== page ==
Best TOC to work for (Guard)

Discussion in 'Railway Jobs & Careers' started by MrGray, 2 Jun 2015.

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  1. MrGray

    MrGray Member

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    Any guards, fancy discussing which TOC is the best to work for and why etc?

    Want to focus on Southern, or the TOC's that run similar lines. Including South West etc etc.

    Thanks in advance.
     
  2. scott118

    scott118 Member

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    No longer interested in AGA, Norwich, by the looks of things..;)
     
  3. red2005

    red2005 Member

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    Hard to say really unless you've worked for multiple toc's and even then it's down to opinion I suppose!.....I've worked for 2 and I found LM great to work for!! Rubbish work but treated fantastically well by the company!
     
  4. RJ

    RJ Established Member

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  5. MrGray

    MrGray Member

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    Just exploring my options really. I love Norwich since that's my home town, but I quite like it down here in the south. And the Class 377's are too gorgeous to leave unless needed. scott118

    I want to really gain an understanding of the best company from people employed by them. Since there are quite a few to choose from!
     
  6. Flamingo

    Flamingo Established Member

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    I find FGW on balance to be pretty good. No major complaints about anything that's unliveable with.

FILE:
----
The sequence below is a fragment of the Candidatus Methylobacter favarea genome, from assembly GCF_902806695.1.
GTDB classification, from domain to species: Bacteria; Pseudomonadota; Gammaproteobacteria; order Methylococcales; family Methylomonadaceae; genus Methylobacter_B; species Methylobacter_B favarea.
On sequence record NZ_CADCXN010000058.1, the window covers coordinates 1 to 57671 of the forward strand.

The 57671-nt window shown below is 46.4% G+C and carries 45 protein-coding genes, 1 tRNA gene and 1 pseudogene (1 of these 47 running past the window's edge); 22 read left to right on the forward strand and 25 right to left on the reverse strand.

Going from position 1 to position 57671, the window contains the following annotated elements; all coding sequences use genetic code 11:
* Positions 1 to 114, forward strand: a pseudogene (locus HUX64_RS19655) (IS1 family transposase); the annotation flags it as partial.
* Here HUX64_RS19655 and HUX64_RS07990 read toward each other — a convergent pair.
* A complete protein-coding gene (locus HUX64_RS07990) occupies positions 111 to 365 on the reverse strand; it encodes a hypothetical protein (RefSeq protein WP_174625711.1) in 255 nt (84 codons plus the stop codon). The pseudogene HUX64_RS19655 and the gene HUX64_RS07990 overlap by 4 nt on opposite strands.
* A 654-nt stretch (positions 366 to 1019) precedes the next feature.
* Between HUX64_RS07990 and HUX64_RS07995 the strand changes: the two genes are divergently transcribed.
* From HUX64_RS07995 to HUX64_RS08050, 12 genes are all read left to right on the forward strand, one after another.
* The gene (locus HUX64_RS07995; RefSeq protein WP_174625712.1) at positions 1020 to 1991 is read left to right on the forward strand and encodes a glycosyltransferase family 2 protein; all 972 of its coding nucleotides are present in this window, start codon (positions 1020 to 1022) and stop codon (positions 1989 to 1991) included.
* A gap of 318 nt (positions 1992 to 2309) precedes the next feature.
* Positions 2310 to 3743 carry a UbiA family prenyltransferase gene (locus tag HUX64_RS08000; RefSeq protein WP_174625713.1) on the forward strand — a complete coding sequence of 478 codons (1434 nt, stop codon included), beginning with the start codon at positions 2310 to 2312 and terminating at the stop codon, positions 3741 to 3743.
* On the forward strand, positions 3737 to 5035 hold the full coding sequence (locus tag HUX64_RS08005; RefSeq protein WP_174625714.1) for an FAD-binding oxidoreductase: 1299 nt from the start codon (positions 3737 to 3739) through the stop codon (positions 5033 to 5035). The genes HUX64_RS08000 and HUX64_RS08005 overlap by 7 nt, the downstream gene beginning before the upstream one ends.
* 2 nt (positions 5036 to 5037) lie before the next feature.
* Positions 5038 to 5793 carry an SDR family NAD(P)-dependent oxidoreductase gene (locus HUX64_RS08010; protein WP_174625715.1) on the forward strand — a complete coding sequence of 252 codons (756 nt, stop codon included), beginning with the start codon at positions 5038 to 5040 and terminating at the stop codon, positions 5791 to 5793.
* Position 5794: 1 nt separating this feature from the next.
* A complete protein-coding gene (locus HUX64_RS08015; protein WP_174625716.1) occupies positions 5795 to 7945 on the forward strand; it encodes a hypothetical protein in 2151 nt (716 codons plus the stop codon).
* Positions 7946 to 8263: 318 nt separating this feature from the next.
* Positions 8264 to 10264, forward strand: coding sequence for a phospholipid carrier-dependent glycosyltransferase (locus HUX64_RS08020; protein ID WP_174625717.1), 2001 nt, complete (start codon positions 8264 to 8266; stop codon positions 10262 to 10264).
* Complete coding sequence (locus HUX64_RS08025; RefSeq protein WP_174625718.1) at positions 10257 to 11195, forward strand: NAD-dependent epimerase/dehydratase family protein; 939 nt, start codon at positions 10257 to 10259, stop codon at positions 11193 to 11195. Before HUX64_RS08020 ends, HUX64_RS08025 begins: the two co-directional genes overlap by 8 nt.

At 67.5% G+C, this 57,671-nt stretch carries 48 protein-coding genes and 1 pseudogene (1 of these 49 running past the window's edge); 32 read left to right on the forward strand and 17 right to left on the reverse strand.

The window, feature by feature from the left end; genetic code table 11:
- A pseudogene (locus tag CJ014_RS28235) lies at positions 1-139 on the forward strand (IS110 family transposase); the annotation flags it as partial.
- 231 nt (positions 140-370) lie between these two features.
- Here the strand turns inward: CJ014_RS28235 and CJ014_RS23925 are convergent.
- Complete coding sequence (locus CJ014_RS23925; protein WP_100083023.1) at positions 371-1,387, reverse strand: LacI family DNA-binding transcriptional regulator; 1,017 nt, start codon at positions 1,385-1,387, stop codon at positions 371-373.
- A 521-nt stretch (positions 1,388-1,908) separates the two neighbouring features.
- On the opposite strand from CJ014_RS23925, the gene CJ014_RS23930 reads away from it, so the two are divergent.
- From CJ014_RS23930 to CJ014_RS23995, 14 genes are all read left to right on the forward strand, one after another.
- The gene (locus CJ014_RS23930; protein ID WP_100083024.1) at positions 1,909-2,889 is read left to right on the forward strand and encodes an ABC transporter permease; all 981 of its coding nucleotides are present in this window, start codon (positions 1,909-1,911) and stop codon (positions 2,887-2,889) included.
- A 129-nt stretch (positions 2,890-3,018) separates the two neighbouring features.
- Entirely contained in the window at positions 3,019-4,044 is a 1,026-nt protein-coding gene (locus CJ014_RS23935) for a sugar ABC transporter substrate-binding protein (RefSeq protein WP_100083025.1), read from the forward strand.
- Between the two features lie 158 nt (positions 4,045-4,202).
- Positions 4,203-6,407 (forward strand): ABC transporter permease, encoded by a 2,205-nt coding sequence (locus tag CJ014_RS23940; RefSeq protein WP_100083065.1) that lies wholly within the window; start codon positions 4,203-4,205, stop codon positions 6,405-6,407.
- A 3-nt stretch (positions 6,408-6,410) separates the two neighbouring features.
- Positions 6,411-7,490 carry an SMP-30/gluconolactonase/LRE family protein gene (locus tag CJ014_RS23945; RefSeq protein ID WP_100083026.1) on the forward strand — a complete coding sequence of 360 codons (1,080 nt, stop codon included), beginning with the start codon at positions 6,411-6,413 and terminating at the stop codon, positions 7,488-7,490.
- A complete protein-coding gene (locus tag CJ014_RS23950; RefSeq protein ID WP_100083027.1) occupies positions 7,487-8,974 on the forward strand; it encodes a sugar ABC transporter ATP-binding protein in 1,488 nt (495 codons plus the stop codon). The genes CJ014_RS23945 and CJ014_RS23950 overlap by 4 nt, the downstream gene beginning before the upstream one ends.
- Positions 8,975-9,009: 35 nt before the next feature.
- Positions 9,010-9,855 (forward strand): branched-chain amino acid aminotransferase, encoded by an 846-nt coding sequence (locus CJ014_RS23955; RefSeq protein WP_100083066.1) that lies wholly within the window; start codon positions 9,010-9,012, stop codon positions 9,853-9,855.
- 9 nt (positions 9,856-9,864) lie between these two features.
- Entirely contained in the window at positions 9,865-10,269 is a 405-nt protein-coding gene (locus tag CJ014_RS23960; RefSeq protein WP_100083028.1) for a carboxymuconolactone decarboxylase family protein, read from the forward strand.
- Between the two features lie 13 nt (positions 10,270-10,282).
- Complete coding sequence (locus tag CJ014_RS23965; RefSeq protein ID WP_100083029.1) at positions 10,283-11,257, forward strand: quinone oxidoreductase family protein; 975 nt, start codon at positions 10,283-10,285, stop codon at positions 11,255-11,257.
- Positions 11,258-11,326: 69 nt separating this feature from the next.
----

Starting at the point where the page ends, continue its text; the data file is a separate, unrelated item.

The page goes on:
7. MrGray

    MrGray Member

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    Looking at London Midland, how come they wont accept people that have been treated for near sightedness? I've just gotten glasses for being near sighted (im not totally blind, it's just pretty fuzzy over longer distances)

    Just wondering why that was?
     
  8. Bletchleyite

    Bletchleyite Veteran Member

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    It's not an issue if you have glasses, it's laser surgery, which I believe is currently a bar to a safety critical role (at least driver/guard) on all TOCs?
     
  9. notadriver

    notadriver Established Member

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    I would guess the intercity TOCs. Virgin pay the most and with lots of running time between stops it gives plenty of down time once ticket checks are complete.
     
  10. MrGray

    MrGray Member

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    I get its fine if you have glasses. But I would have thought laser eye surgery would have been better as it's a perminant fix?

    And I did look at Virgin, but they only recruit internally.
     
  11. RJ

    RJ Established Member

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    That isn't true - their campaign a couple of months ago saw some TM positions offered to external applicants.
     
  12. MrGray

    MrGray Member

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    Oh really? Was just going by what was on the website. May give Virgin a go then.
     
  13. Monty

    Monty Established Member

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    It's more to do with the risk that the surgery could affect your eyesight later in life (as I understand it). However this rule could change soon, the military (more specifically the Royal Marines) now accept candidates who have had laser eye surgery when it's been previously banned.

    Sout West Trains are pretty good to work for, we have two grades. Commercial and Non-Commercial and the pay for Commercial guards is second only to Virgin WC. The work is also pretty secure for the next decade at the least too.
     
  14. MrGray

    MrGray Member

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    What's the difference between the two? I was looking at SW, would deffo be an option.
     
  15. Monty

    Monty Established Member